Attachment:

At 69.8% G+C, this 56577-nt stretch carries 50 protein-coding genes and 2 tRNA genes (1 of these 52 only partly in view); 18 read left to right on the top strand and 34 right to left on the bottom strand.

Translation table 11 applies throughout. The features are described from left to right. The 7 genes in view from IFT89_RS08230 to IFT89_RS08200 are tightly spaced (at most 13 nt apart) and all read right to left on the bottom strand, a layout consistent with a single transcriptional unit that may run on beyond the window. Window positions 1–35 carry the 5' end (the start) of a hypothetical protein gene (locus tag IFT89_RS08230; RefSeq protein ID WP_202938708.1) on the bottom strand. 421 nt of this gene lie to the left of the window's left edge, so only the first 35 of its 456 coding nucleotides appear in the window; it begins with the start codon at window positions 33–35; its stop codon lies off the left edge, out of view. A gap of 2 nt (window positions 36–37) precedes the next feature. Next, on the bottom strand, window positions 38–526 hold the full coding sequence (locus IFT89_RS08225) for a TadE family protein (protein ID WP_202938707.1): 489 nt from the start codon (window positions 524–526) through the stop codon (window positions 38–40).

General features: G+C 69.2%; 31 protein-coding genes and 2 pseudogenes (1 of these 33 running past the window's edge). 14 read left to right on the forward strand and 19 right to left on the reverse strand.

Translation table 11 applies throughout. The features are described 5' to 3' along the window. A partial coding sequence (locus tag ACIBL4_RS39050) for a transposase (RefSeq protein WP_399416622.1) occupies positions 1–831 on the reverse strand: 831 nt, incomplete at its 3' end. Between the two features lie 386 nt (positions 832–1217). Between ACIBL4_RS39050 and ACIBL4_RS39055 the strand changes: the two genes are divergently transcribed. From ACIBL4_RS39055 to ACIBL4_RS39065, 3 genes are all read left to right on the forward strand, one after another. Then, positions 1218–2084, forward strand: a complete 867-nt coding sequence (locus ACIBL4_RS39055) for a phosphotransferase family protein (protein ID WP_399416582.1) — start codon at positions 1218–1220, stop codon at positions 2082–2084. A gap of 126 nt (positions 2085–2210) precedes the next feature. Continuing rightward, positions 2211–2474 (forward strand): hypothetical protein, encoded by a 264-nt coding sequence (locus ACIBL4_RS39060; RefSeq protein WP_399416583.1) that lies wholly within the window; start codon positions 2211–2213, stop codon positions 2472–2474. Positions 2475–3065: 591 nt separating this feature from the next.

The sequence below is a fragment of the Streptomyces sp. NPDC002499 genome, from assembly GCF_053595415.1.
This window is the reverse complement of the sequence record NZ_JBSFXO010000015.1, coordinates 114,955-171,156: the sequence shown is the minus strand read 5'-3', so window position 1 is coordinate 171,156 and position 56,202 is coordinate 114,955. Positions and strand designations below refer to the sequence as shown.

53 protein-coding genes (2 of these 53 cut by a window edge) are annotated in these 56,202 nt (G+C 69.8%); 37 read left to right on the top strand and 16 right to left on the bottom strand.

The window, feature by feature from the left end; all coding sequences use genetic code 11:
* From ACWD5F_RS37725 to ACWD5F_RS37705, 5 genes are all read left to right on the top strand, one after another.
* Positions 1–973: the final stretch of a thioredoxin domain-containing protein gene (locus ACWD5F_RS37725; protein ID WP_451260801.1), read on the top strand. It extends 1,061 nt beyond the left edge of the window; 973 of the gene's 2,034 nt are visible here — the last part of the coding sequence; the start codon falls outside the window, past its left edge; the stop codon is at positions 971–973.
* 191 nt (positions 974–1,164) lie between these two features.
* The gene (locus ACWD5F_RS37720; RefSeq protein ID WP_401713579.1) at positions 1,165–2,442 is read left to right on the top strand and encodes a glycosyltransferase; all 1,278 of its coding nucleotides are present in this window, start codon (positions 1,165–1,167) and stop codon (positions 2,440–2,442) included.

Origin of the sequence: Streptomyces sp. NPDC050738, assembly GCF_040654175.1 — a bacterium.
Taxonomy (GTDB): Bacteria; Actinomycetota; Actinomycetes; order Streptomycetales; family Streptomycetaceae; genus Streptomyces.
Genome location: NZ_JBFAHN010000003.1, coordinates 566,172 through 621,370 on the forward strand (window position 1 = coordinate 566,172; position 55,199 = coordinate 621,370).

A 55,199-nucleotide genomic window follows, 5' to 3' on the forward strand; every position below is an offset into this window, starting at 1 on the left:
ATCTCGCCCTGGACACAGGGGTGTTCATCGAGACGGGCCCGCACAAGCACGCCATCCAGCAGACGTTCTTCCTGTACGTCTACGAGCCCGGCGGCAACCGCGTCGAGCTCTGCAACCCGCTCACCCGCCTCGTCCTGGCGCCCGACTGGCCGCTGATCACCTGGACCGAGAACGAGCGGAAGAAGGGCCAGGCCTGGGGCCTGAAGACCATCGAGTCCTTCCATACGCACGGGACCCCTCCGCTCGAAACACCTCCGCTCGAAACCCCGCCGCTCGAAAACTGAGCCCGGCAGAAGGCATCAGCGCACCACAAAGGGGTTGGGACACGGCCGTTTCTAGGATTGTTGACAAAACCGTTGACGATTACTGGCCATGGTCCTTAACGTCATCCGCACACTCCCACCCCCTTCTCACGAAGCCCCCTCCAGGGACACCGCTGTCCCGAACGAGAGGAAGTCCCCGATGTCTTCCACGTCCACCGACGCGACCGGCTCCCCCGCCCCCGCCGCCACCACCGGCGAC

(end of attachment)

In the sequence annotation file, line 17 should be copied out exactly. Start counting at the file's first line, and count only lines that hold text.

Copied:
ATCTCGCCCTGGACACAGGGGTGTTCATCGAGACGGGCCCGCACAAGCACGCCATCCAGCAGACGTTCTTCCTGTACGTCTACGAGCCCGGCGGCAACCGCGTCGAGCTCTGCAACCCGCTCACCCGCCTCGTCCTGGCGCCCGACTGGCCGCTGATCACCTGGACCGAGAACGAGCGGAAGAAGGGCCAGGCCTGGGGCCTGAAGACCATCGAGTCCTTCCATACGCACGGGACCCCTCCGCTCGAAACACCTCCGCTCGAAACCCCGCCGCTCGAAAACTGAGCCCGGCAGAAGGCATCAGCGCACCACAAAGGGGTTGGGACACGGCCGTTTCTAGGATTGTTGACAAAACCGTTGACGATTACTGGCCATGGTCCTTAACGTCATCCGCACACTCCCACCCCCTTCTCACGAAGCCCCCTCCAGGGACACCGCTGTCCCGAACGAGAGGAAGTCCCCGATGTCTTCCACGTCCACCGACGCGACCGGCTCCCCCGCCCCCGCCGCCACCACCGGCGAC